No more after-work events: Employees want to socialise during 9 to 5

'We're observing a major shift in workplace culture'

No more after-work events: Employees want to socialise during 9 to 5

It's no surprise that many employees want to catch up with their colleagues in person after years of working remotely - but a new report has found they only want to do this during work hours, not after.

In a survey of 500 individuals, ezCater found that 68% of employees want to connect with their colleagues within their traditional work hours.

"We're observing a major shift in workplace culture. Employees are excited to connect in person, but how and when they want to socialise with each other is changing," said Diane Swint, Chief Revenue Officer, ezCater, in a media release.

According to the report, 81% of the respondents wished their employers offered more bonding activities during work hours.

A further 64% said they feel obligated to participate in after-work events.

For 31% of the respondents, after-work events could mean losing time for family, friends, or recharging alone. To get away from them, 51% said they had to lie to skip an event or they snuck out altogether.  

Lunch time for socialising

But if not after work, when do employees want to socialise? Thirty-two per cent of employees cited lunch time.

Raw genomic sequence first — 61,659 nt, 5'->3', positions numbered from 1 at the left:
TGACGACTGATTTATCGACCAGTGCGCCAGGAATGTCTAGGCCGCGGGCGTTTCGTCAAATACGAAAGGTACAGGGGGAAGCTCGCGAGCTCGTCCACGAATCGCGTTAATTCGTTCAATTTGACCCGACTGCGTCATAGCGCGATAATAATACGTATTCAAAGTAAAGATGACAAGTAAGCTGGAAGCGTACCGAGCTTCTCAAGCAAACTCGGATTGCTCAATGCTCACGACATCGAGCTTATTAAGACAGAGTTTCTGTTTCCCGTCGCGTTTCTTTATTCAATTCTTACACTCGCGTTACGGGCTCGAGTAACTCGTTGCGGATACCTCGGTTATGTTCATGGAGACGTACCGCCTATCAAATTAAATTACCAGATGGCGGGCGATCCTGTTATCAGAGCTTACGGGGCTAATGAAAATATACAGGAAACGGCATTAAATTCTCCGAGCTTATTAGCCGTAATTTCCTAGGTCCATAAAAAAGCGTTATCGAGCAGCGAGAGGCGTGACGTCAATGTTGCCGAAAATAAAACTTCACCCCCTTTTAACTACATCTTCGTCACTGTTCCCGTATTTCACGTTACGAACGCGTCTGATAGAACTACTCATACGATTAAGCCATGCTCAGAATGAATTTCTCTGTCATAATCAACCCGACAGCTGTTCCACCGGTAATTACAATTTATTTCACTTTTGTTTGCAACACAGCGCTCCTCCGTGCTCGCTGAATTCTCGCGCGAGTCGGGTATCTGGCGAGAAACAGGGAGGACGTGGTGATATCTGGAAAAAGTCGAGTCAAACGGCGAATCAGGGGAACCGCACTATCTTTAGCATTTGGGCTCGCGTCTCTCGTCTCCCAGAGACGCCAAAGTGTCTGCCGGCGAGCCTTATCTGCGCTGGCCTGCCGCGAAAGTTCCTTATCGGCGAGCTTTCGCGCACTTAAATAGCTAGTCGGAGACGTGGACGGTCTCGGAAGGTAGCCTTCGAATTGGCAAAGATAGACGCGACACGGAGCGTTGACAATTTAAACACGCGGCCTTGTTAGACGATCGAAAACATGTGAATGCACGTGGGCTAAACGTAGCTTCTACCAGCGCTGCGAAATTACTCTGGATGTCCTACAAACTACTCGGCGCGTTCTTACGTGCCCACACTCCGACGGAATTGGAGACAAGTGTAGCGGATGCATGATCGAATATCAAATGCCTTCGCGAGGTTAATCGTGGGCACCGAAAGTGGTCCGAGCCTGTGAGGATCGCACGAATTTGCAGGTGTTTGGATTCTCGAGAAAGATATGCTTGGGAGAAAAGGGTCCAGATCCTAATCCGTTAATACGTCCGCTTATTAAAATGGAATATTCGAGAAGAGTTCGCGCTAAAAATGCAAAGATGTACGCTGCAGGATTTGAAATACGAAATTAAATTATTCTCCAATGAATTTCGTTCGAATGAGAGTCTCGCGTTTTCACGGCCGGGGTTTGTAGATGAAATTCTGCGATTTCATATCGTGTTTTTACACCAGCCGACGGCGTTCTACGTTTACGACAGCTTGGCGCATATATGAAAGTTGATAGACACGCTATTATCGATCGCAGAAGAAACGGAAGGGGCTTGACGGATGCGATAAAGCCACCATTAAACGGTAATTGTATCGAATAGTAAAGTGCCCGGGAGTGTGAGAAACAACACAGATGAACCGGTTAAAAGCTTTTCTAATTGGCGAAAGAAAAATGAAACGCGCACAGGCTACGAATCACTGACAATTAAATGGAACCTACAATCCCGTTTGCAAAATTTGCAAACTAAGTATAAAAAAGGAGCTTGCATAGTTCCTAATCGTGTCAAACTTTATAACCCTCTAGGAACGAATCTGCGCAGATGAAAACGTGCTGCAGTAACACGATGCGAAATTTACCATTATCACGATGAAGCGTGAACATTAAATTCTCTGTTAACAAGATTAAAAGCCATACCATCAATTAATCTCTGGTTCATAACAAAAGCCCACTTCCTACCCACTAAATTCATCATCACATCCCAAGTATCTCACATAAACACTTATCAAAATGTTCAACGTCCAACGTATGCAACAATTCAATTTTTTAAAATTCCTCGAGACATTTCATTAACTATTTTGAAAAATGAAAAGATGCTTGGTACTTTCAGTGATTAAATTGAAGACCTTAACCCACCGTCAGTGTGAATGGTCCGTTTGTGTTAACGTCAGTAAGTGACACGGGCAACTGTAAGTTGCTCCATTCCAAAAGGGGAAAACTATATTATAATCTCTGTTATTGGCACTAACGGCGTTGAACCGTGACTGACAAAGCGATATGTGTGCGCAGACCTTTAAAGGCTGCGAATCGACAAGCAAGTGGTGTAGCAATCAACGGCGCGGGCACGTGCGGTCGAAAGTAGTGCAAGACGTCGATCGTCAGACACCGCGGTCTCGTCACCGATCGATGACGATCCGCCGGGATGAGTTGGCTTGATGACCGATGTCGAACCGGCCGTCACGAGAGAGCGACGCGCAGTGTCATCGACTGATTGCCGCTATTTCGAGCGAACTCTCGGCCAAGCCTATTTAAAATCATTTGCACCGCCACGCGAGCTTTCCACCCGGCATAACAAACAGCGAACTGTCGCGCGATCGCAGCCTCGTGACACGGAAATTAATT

For 87% of the respondents, they wished their employers offered free lunch and time to eat with co-workers during work hours. Other potential activities include:

  • Cooking and cocktail demonstration (41%)
  • Workouts (39%)
  • Guest speaker series (33%)

"The takeaway for employers is to invest in team lunches rather than off-site events after work. Not only is it an inclusive way to bring employees together during work hours and create a sense of excitement, it's also a great way to encourage collaboration. It's a win-win for everyone," Swint said.

The findings come amid a widespread push from executives on office return policies. These efforts , however, have been met with resistance from many employees who want to make their office comeback "commute-worthy."

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